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Bees are supplementary pollinators of self-compatible chiropterophilous durian

Published online by Cambridge University Press:  28 January 2018

Kanuengnit Wayo
Affiliation:
Department of Biology, Faculty of Science, Prince of Songkla University, Hatyai, Songkhla 90112, Thailand
Chama Phankaew
Affiliation:
Department of Entomology, Faculty of Agriculture, Kasetsart University, Chatuchuk, Bangkok 10900, Thailand
Alyssa B. Stewart
Affiliation:
Department of Plant Science, Faculty of Science, Mahidol University, Bangkok 10400, Thailand
Sara Bumrungsri*
Affiliation:
Department of Biology, Faculty of Science, Prince of Songkla University, Hatyai, Songkhla 90112, Thailand

Abstract:

Nocturnally foraging insects may be supplementary pollinators to chiropterophilous plant species when bats are scarce. Given that insects are much smaller than bats, they may be more effective at transferring pollen for plant species with similar stamen and pistil lengths, such as the ‘Monthong’ durian cultivar. The present study clarifies the role of insects in pollinating the ‘Monthong’ cultivar by examining the floral biology, conducting pollination treatments on 19 trees and observing floral visitors in southern Thailand. Stigmas were receptive by 17h00, and over 50% of ‘Monthong’ anthers had dehisced by 17h30. Several bee species began foraging on flowers during the late afternoon, and the giant honey bee (Apis dorsata) continued to visit throughout the night. Our results show that at 4 wk after pollination, the highest fruit set occurred from hand-crossed pollination (13.5%), followed by open pollination (5.5%), insect pollination (3.3%) and automatic autogamy (2.0%), indicating that this cultivar is highly self-incompatible. Moreover, insects appear to be important pollinators of ‘Monthong’ durian in areas where nectar bats visit infrequently. One bee species in particular, Apis dorsata, commonly foraged on flowers at dusk and appears to be the most effective insect pollinator of durian. Our findings highlight that nocturnally foraging bees are capable of securing pollination for night-blooming plant taxa, even those typically considered to be bat-pollinated.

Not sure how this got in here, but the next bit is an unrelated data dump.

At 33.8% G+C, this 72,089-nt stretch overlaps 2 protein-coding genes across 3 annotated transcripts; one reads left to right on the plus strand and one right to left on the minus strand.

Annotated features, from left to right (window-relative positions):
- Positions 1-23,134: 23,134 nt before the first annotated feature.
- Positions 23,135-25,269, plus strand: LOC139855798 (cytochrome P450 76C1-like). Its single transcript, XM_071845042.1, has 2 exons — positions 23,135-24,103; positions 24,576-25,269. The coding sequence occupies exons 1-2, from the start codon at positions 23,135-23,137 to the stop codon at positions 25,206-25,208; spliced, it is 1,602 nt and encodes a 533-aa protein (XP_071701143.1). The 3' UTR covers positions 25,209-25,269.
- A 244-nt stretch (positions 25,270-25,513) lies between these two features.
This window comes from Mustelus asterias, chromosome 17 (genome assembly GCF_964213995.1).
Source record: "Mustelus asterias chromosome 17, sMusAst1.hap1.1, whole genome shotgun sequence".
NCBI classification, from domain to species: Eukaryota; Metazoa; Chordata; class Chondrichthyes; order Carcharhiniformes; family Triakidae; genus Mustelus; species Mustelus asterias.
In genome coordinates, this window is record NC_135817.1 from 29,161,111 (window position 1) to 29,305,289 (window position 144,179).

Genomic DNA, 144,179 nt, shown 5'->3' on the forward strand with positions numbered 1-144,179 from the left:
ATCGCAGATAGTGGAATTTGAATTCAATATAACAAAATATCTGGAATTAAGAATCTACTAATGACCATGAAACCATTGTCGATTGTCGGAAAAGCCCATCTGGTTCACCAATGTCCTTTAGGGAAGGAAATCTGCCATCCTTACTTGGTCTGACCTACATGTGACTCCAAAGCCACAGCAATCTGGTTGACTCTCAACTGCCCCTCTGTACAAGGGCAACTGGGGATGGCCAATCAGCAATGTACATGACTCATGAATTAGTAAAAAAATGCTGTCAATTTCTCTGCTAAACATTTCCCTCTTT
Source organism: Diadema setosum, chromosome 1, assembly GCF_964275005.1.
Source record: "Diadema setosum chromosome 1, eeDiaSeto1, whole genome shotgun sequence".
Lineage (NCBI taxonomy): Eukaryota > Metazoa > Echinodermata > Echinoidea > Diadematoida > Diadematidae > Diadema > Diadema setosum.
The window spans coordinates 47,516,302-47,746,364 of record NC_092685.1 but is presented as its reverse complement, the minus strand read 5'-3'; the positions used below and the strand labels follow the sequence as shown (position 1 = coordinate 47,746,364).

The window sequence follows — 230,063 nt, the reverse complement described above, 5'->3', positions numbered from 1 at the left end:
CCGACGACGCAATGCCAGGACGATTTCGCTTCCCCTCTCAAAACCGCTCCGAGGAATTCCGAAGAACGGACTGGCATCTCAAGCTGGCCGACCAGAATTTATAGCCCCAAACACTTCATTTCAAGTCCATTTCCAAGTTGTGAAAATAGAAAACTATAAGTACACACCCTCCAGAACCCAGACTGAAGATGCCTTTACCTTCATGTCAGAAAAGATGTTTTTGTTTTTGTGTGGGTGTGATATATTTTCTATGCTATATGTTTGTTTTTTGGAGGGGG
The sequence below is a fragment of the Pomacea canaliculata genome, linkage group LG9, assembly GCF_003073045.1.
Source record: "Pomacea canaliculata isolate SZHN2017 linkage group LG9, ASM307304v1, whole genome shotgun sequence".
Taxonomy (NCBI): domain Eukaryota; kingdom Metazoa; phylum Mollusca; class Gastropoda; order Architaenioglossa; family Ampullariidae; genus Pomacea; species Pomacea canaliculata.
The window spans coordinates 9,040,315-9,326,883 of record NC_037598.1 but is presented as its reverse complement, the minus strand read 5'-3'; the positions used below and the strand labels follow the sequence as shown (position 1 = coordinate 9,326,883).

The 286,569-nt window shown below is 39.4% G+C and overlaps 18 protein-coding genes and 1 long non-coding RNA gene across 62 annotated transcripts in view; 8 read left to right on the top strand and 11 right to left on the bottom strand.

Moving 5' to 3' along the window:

Type
Research Article
Copyright
Copyright © Cambridge University Press 2018 

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